Some senators have called on President Muhammadu Buhari to sack the service chiefs and appoint new ones.
They made the call on Wednesday, January 29, 2020, as the lawmakers deliberated on a motion on national security challenges and the need to restructure the nation’s security architecture.
The lawmakers set aside the whole of Wednesday to discuss the issue. This, they said, is due to the increasing rate of insecurity across the country.
Premium Times has reported on the insecurity across the nation instigated by different armed groups and individuals.
These include resurgent Boko Haram attacks in the North-east and increased cases of killings and kidnappings across the country.
In one of the latest incidents, 13 people were killed in a Plateau community on Sunday, January 26, 2020.
Amidst the insecurity, the presidency has said Nigerians have reasons to be grateful as the situation is better than it was before President Muhammadu Buhari assumed office.
“We know what the situation was as at 2015 and we know what it is today. Despite the reversals in security, it is still not as bad as it used to be in this country,” Femi Adesina, President Buhari’s spokesperson, said recently.
The debate lasted for over four hours as over 50 lawmakers took turns to make their contributions.
Top among the contributions is a call to the president to dismiss the service chiefs and appoint news ones – on grounds that they have served long enough and are bereft of ideas to tackle insecurity.
Most of them also emphasised the need for state police to be established.
Betty Apiafi (PDP, Rivers) said at the time the service chiefs were appointed, things were not this bad.
“They have done their bits and their tenure has expired. They are illegally occupying the seat. It will be good for the government to allow the security chiefs to go and bring in new people to add vigour to the fight against security,” she said.
She also urged the lawmakers and other elites to stop using police as private security.
“We are complaining about the police not being enough. I think all of us and Nigerians should actually stop using police as private security. Let the police people go out and do their jobs.”
Adeola Olamilekan (APC, Lagos) urged the Senate to revisit and review the recommendations made from the Security Summit in 2018 and implement them.
The lawmaker called for an amendment to the constitution to allow for state police. This is even as he commended South-West governors on the Amotekun initiative – which he said will create jobs.
Elisha Abbo (PDP, Adamawa) said Nigeria has “never had it this bad” in the history of insecurity.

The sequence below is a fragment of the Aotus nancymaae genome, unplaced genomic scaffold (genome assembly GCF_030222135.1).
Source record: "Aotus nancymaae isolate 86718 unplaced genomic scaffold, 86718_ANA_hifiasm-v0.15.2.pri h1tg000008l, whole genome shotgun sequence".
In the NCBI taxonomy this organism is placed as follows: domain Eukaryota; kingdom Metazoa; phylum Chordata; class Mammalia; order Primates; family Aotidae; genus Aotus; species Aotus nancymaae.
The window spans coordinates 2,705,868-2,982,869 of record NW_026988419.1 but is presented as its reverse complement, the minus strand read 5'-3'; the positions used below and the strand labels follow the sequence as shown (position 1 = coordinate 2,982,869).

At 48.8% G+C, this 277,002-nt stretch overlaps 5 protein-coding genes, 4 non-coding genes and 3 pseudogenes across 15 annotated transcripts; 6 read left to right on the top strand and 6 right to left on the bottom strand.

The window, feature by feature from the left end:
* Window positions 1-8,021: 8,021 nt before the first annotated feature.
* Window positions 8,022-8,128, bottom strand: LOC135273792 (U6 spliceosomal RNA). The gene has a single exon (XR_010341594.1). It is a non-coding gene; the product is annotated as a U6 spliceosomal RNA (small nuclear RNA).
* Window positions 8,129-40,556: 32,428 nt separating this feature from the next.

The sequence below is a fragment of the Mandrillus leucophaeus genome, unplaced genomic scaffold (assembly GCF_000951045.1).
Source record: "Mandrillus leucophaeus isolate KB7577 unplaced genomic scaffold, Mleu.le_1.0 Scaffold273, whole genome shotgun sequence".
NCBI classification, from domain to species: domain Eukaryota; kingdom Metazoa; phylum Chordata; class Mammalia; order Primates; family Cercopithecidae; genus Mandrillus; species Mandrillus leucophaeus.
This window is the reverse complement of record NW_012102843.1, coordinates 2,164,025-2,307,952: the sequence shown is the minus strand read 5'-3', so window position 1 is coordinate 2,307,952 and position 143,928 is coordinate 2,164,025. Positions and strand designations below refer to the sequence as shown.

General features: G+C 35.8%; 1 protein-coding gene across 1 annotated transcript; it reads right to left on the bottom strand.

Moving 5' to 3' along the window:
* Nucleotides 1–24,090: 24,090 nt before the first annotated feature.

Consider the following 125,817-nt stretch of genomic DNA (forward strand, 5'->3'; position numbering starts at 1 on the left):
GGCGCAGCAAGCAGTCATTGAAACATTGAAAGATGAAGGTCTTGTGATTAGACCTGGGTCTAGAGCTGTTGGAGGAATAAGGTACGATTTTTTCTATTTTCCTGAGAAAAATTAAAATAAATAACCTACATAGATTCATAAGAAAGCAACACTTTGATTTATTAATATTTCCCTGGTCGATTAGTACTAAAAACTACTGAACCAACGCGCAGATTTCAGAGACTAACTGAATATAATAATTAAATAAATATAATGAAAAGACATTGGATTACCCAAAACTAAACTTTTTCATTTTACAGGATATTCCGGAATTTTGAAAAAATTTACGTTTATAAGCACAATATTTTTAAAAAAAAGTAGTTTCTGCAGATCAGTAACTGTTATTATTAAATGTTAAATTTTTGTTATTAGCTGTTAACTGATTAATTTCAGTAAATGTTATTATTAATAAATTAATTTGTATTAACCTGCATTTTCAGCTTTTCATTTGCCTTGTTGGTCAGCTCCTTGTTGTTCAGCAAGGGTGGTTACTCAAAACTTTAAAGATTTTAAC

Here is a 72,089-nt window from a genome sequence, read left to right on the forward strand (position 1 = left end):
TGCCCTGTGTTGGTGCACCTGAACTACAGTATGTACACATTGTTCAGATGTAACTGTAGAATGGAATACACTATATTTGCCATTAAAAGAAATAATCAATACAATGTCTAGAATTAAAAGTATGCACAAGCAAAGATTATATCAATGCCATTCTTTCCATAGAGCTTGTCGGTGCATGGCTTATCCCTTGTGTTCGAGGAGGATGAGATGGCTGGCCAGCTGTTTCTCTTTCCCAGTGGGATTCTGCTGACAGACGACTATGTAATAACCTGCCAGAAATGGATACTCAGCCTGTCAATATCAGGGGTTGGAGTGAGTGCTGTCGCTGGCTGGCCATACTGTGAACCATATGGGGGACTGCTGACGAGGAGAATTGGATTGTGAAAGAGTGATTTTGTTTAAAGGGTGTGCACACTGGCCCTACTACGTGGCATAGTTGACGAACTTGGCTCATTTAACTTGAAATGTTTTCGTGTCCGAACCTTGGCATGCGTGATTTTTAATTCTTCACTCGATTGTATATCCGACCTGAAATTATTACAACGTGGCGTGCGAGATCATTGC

Like his colleagues, he said the security chiefs have done their best “but have run out of ideas.”
“There’s grumbling within the military. Yesterday’s survivors are today’s victims and today’s victims are tomorrow’s survivors.
“Mr President should change the security apparatus. And if we need foreign help, we should not be ashamed of asking for help,” he said.
For the deputy senate president, Ovie Omo-Agege, the current personnel strength of 300,000 to police about 200 million citizens and the constitutional structure of the police force is appalling.
He, however, wondered if state governors can cater for state police.
“Assuming we decide to go the route of state police, we don’t want to create a Nigerian police and give it another name. If we create state police today, what are the challenges the police is facing that will not be faced by the community police?
“One of the problems is that we have not created enough resources for them to perform their job. Now, we have state governments who want to create State police.
“These are the same state governments that are not able to pay salaries of workers. If we create the state police, we will go back to the Nigerian police and have the same challenges if not worse,” he said.
For George Sekibo (PDP, Rivers), Nigeria needs to turn back to God.
“Anyone that sows the wind will reap the whirlwind. Today, we are reaping the fruit of what we sowed,” he said.
“This wind by the grace of God will go away. It will not be there forever. It is not a time to lament or blame each other.
“We should go back to God as a country and say we are sorry. I have seen such examples in the Bible. If we confess our sins and ask God to forgive us and help us 2nd Chronicles 20:20.”
After hours of debate, the lawmakers urged the president to declare a national security emergency.
The Senate also summoned the inspector-general of Police, Mohammad Adamu, to appear before it next Wednesday to brief the lawmakers on the concept of community policing and other security issues.
The Senate also set up a 17-man Ad-hoc Committee to engage the security agencies and report back to the Senate after two weeks.
The senate leader, Abdullahi Yayaya, will chair the committee.
Members of the committee include, Enyinnaya Abaribe, Sabi Abdullahi, Ali Ndume, Aliyu Wamakko, Dauda Haliru, Kashim Shettima and Bala Na’Allah.
Others are George Sekibo, Ibrahim Gobir, Kabiru Gaya, Gershom Bassey, Stella Oduah and Ibikunle Amosun.
Also part of the committee are Abba Moro, Yahaya Abdullahi Yayaha and Suleiman Abdu Kwari.